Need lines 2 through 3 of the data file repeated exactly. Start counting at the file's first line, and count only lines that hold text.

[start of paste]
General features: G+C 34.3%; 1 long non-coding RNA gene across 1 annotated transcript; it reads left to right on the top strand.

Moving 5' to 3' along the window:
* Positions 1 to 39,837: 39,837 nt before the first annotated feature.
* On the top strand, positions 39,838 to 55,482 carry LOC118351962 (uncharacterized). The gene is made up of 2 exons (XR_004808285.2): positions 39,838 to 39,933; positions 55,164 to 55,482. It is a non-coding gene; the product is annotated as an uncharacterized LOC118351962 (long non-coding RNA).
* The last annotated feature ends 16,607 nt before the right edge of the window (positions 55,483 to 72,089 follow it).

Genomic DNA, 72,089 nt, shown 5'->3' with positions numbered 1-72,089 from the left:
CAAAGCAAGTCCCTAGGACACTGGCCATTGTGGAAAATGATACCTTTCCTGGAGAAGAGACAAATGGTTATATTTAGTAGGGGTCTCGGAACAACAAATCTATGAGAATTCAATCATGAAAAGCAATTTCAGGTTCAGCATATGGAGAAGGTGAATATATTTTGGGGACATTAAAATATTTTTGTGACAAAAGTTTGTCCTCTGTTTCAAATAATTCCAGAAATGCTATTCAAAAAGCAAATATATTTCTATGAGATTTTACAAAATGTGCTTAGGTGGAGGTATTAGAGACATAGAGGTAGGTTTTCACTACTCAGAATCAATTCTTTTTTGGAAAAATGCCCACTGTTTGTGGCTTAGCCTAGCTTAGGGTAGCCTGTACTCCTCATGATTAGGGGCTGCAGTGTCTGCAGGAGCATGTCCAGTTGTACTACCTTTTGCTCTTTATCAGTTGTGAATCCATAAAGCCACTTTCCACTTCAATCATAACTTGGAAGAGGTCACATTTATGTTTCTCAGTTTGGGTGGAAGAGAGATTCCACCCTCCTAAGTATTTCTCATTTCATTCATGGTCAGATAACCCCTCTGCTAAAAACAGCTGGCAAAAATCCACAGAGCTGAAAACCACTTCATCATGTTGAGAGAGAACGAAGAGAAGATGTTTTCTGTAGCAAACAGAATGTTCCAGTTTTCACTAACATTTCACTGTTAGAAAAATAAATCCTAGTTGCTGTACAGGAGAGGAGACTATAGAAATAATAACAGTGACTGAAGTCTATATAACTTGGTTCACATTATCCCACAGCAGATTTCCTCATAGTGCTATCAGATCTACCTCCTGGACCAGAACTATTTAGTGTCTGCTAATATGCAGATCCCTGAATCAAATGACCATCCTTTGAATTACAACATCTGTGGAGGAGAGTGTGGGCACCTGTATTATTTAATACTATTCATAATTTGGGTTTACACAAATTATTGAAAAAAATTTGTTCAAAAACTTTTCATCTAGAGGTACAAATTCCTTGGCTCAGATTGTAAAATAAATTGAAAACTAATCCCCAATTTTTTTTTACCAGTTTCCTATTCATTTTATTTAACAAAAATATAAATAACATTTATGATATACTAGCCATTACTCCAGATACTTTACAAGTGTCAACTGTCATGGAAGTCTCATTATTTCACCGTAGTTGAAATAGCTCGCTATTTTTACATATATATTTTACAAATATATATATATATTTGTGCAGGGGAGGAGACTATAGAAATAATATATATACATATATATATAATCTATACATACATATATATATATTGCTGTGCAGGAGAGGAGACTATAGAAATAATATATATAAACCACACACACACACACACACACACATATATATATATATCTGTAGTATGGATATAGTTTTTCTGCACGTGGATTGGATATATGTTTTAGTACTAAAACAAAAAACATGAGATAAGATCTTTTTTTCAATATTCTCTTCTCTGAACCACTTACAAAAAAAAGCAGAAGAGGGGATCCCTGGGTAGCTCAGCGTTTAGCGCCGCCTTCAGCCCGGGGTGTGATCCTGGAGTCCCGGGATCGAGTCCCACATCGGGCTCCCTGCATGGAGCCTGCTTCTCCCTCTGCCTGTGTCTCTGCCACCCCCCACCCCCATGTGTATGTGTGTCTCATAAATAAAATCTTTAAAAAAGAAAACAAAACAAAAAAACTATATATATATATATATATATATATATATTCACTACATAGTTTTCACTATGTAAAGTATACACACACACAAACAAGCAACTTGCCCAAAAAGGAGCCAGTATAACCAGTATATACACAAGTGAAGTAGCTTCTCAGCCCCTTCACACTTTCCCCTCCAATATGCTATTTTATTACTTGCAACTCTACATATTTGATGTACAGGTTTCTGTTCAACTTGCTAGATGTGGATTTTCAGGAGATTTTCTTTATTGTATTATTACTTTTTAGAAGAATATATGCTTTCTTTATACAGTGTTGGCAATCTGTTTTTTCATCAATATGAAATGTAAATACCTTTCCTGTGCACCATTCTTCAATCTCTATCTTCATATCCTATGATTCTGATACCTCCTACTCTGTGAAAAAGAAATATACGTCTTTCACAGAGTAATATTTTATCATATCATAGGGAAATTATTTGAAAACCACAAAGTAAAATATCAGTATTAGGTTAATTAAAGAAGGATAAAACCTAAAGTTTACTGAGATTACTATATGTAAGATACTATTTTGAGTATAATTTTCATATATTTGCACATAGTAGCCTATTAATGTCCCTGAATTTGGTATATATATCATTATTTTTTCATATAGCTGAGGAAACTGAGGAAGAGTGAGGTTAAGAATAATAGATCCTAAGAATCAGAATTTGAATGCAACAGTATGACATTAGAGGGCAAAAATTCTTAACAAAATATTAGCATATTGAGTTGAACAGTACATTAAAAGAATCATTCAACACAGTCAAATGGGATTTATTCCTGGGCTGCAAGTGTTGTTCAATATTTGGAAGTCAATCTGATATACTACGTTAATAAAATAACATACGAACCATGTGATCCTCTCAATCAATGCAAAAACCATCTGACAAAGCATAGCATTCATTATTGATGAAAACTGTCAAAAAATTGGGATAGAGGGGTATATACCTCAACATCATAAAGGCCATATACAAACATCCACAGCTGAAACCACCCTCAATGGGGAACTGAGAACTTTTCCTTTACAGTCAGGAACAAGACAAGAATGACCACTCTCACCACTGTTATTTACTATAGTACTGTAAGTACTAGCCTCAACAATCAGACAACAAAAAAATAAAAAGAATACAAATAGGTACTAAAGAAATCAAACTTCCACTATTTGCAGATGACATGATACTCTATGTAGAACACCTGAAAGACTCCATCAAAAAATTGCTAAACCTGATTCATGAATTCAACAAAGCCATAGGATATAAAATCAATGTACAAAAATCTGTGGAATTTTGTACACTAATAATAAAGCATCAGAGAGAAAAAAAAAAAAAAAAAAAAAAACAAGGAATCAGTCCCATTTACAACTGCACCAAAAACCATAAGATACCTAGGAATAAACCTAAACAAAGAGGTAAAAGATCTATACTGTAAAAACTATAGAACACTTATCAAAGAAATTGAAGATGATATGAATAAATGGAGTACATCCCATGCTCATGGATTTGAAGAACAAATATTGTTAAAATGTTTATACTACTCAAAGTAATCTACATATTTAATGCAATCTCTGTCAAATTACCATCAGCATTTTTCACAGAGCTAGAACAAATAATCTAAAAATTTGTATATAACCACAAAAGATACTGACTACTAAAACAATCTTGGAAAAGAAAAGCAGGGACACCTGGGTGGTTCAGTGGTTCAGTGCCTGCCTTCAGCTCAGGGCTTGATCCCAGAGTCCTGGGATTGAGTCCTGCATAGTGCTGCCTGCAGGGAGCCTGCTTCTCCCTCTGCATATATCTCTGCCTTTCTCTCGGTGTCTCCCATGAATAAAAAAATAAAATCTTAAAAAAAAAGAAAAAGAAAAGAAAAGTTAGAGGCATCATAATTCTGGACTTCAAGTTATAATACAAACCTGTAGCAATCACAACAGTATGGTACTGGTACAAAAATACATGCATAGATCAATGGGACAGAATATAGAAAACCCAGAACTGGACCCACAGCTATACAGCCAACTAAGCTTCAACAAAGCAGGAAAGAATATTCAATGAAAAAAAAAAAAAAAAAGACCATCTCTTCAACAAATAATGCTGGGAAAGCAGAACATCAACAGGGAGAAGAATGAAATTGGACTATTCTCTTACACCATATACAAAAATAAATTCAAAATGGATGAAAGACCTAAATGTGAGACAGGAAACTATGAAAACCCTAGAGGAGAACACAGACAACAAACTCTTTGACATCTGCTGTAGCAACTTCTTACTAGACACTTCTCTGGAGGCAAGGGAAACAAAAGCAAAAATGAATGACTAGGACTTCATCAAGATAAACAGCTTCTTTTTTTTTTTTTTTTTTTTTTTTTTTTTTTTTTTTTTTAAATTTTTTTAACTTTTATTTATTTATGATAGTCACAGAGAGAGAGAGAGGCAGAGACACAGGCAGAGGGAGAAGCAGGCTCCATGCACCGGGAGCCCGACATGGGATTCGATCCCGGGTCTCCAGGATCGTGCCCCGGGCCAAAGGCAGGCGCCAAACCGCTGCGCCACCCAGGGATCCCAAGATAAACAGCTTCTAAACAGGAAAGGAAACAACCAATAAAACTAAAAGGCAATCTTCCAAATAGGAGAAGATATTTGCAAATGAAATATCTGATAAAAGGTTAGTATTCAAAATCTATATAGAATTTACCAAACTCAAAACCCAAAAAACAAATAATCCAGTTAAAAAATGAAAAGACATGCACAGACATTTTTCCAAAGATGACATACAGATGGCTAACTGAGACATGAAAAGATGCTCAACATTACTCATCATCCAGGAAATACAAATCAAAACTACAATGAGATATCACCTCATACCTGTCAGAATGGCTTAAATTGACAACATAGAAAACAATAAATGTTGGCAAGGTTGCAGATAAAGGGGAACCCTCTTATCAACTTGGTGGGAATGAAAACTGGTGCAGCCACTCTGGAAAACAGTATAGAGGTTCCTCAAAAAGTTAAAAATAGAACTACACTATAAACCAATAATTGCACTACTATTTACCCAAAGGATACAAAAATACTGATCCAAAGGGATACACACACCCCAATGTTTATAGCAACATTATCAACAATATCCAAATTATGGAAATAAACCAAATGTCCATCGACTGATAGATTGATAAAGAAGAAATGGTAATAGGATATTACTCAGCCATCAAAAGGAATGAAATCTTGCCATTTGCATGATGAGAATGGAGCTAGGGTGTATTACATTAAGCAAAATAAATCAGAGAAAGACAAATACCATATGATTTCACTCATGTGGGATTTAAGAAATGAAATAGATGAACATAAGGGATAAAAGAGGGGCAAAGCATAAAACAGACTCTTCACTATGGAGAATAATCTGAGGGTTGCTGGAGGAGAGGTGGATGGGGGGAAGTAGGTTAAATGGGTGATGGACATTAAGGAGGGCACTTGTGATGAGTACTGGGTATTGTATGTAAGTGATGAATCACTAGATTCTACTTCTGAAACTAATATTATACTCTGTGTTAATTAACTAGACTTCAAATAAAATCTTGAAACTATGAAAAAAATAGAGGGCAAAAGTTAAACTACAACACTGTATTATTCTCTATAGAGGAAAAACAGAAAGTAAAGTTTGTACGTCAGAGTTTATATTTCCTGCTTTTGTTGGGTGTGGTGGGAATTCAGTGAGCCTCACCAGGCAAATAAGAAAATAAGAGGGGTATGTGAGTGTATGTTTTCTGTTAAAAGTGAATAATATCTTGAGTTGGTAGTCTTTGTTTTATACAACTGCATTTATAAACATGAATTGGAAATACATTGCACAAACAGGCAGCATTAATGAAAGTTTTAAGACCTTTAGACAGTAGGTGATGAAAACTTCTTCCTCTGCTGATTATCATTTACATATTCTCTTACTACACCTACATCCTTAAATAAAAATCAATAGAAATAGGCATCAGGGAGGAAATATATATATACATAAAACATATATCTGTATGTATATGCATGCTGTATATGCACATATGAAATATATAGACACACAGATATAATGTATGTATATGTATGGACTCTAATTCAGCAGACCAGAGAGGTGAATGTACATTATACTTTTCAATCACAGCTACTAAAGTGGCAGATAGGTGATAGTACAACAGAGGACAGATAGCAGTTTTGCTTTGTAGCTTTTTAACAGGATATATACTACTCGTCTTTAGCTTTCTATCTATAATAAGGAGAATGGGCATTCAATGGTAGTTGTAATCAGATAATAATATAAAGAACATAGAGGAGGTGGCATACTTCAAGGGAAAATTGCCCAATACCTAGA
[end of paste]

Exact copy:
Moving 5' to 3' along the window:
* Positions 1 to 39,837: 39,837 nt before the first annotated feature.